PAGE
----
Author: Erin Morgenstern
Publication Date: 13 September, 2011
Genre: Fantasy, Magical Realism
Rating: 5/5 stars
Amazon | Goodreads
You know how there are people who write books or make movies about the lives of inspirational, larger-than-life people and they almost always say that they're scared that they haven't done justice to the person? Yeah, that's how I feel about writing this review, hence the long delay. Does that make sense? To feel that way about a book? Anyways, that's how I do; just thought I'd get it out there first.The circus arrives without warning. No announcements precede it. It is simply there, when yesterday it was not. Within the black-and-white striped canvas tents is an utterly unique experience full of breathtaking amazements. It is called Le Cirque des Rêves, and it is only open at night.
But behind the scenes, a fierce competition is underway—a duel between two young magicians, Celia and Marco, who have been trained since childhood expressly for this purpose by their mercurial instructors. Unbeknownst to them, this is a game in which only one can be left standing, and the circus is but the stage for a remarkable battle of imagination and will. Despite themselves, however, Celia and Marco tumble headfirst into love—a deep, magical love that makes the lights flicker and the room grow warm whenever they so much as brush hands.
True love or not, the game must play out, and the fates of everyone involved, from the cast of extraordinary circus performers to the patrons, hang in the balance, suspended as precariously as the daring acrobats overhead.
Written in rich, seductive prose, this spell-casting novel is a feast for the senses and the heart.
I read this book while on a train journey from Chennai to Trichy (where an aunty from across the aisle didn't allow me to cross my legs so that I could balance the book properly, because 'It's disrespectful, haven't your parents taught you that?' Yeah. Right. *rolls eyes*) and then on a bus from Trichy to Kumbakonam (in which the lights were sucky, and I could hardly see what I was reading), and then on another bus from Kumbakonam, back to Chennai (at least I did, until they switched off the lights so that everyone could sleep). Usually while reading, and especially when I know I'm going to be writing a review, I like to make little notes - quotes, important stuff, characters, etc. And since I was traveling, I didn't have anything to write on (lesson learnt). I ended up tearing out a strip from that day's newspaper (papers are so FULL! I had a tough time finding a free spot), and making tiny notes on that.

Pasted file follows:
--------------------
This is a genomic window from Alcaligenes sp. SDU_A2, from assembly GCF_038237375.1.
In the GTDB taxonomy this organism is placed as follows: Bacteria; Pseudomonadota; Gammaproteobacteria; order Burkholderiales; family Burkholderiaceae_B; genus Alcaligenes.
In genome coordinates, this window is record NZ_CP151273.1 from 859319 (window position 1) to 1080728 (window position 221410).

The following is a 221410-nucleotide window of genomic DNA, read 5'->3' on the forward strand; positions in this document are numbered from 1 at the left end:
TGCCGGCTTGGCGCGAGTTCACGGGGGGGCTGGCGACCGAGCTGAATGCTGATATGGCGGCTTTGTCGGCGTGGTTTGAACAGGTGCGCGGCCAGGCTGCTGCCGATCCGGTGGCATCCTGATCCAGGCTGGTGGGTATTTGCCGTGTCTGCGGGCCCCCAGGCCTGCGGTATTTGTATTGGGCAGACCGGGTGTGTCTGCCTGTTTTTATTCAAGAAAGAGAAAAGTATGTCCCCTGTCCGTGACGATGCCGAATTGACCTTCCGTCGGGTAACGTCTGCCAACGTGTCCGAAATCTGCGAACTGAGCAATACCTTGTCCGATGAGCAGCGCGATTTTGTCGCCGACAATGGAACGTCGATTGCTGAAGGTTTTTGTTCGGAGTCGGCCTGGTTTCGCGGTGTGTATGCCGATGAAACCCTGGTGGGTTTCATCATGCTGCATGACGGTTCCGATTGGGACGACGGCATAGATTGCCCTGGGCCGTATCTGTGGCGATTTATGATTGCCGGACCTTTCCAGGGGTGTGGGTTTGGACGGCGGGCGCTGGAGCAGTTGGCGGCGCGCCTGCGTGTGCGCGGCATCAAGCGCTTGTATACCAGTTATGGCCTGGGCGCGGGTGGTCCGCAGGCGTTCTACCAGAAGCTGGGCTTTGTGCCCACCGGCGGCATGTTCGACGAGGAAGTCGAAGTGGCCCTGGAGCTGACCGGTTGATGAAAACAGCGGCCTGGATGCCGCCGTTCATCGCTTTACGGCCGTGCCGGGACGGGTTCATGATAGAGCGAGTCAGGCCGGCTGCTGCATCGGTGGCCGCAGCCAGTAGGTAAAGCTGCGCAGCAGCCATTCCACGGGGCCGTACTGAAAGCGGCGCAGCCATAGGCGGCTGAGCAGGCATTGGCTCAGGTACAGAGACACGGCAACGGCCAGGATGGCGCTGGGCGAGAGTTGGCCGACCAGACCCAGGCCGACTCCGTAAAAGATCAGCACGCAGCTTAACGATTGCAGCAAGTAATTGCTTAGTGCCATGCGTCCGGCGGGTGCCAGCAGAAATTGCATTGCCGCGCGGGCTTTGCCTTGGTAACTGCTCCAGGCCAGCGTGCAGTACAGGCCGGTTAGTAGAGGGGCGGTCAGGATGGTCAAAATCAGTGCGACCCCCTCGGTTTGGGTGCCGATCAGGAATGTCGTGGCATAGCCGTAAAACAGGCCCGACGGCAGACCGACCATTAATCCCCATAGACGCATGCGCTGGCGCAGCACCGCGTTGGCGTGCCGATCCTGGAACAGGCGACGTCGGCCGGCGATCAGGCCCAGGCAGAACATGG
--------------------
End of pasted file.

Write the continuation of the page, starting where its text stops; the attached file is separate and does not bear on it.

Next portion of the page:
Have a look ---> (it much longer than this, btw)
Ok, now less me talk and more book talk.
The story of The Night Circus goes back a long way, much before where the book actually begins. Alexander and Hector are two magicians who have opposing views (Hector used to be Alexander's student). While Prospero believes magic is a matter of innate talent, Mr A H thinks it can be taught to anyone of reasonable intelligence. Every once in a while, to test whose methods are better, they pit two special students against each other for a duel. To the death.
There are no rules, and no information about how to win, and neither knows when it will start, just that it will, and when the time comes they will know.
I recently read that Morgenstern has a degree in theater, and thought, "No wonder!" The book has a feel of drama, theatricality and plain fairy tale-ness to it, that has you mourning when you finally close it for the last time. The writing style is simply out of this world. Right from the prologue, the book has us hooked. Anticipation, tingly shivers, mystery, wonder - you feel it all. I mean that very name - Le Cirque des Rêves, The Circus of Dreams (aka The Night Circus), wakens wonder, excitement and a certain childish glee (especially with the introductory prologue) - its a circus of Dreams, so it must be made of the stuff of dreams, where anythings possible, right?